Doxycycline Treatment Reduces Ischemic Brain Damage in Transient Middle Cerebral Artery Occlusion in the Rat

Wayne M. Clark, Nikola Lessov, Jeff D. Lauten, Kristin Hazel

Research output: Contribution to journalArticle

37 Scopus citations

Abstract

Agents that inhibit leukocyte adhesion including intercellular adhesion molecule-1 antibodies (anti-ICAM-1) have shown beneficial effects in experimental central nervous system (CNS) ischemia. Doxycycline inhibits leukocyte function in vitro by binding divalent cations and reduces spinal cord reperfusion injury. The authors used a clinically relevant model of focal CNS reperfusion injury to test whether treatment with doxycycline would reduce cerebral ischemic damage and improve functional outcome. Reversible middle cerebral artery occlusion was produced in adult Sprague-Dawley rats by advancing a filament into the internal carotid artery for 2 h. Animals received either IP doxycycline (10 mg/kg) (N = 13) or saline (N = 11) 30 min before ischemia, followed by 10 mg/kg every 8 h × 6. Both functional assessment (5 point neurologic scale) and infarct volume was evaluated at 48 h. Functional efficacy: doxycycline 0.5±0.2 (mean ±SE) vs control 1.3±0.3 (p = 0.03). Infarct volume: doxycycline 56±18 mm3 vs control 158±44 mm3 (p = 0.03); This protective effect supports the role of doxycycline in reducing CNS reperfusion injury.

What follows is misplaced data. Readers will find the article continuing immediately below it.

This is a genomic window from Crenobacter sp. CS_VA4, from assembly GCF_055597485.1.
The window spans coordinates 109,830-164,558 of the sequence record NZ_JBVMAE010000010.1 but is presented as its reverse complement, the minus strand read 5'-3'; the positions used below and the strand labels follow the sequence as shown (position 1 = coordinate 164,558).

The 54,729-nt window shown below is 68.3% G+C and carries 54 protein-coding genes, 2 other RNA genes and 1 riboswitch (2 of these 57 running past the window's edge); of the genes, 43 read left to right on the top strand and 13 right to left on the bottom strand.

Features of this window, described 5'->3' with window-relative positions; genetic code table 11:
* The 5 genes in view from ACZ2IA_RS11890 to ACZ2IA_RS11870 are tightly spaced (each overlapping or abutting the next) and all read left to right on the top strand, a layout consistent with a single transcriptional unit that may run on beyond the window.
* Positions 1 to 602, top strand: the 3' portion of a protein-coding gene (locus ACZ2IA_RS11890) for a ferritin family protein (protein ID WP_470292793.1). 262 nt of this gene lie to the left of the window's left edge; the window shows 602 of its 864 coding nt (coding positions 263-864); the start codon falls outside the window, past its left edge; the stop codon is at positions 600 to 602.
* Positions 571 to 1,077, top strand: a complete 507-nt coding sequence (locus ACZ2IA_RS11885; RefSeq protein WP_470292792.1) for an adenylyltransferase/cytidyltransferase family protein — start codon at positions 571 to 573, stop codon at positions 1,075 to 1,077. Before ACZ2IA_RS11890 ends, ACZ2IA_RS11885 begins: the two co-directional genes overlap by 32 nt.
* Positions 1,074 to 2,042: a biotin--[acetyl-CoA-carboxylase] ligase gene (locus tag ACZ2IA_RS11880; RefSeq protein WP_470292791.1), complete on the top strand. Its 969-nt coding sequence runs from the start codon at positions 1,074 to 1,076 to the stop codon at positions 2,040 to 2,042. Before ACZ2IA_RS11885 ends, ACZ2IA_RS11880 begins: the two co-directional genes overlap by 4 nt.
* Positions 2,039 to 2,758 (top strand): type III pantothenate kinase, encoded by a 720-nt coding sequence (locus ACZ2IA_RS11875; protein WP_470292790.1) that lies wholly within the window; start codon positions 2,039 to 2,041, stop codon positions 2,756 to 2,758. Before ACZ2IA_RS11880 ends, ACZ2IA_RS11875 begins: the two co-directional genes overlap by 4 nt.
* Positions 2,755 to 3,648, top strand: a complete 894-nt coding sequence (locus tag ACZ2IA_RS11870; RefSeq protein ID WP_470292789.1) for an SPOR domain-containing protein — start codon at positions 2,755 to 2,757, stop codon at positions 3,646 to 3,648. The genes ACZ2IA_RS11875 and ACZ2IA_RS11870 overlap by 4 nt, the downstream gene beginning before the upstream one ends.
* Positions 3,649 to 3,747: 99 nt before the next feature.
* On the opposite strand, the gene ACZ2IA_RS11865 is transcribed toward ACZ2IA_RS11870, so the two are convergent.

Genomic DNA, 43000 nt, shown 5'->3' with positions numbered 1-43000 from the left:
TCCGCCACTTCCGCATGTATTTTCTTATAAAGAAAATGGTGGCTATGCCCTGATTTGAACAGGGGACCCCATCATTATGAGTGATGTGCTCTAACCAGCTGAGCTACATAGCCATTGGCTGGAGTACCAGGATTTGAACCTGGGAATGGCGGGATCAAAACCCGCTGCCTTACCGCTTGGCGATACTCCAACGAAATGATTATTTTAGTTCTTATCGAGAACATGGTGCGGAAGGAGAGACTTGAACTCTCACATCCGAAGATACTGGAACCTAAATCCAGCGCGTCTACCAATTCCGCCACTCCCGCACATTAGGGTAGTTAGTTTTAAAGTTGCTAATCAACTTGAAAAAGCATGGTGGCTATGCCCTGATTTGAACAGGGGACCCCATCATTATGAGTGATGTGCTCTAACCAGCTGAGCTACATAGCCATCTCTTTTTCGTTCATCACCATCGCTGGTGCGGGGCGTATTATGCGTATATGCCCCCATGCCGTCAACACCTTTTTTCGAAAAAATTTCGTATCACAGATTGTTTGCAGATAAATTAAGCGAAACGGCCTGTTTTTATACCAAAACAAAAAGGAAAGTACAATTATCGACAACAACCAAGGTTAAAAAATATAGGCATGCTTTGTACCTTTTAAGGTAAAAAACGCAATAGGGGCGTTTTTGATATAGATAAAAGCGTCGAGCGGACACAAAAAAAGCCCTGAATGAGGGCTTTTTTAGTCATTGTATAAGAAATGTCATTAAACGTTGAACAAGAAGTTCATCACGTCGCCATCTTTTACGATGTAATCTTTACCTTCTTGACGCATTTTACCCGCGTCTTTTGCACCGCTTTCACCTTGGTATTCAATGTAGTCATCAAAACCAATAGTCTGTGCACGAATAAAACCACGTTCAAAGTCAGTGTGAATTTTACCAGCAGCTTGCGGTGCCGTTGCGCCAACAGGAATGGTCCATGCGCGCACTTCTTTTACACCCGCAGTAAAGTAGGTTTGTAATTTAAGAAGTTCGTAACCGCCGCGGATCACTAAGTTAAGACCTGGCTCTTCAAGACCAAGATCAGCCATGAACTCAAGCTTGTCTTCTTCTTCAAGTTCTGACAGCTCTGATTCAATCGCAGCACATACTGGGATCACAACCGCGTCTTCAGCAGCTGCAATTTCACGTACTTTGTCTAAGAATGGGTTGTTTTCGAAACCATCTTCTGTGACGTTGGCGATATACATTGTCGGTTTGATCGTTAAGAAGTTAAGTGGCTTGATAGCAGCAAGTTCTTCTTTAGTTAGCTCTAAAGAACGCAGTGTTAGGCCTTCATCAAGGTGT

Original languageEnglish (US)
Pages (from-to)103-108
Number of pages6
JournalJournal of Molecular Neuroscience
Volume9
Issue number2
DOIs
StatePublished - Jan 1 1997

Keywords

  • Cerebral ischemia
  • Doxycycline
  • Leukocyte adhesion
  • Therapy

ASJC Scopus subject areas

  • Cellular and Molecular Neuroscience

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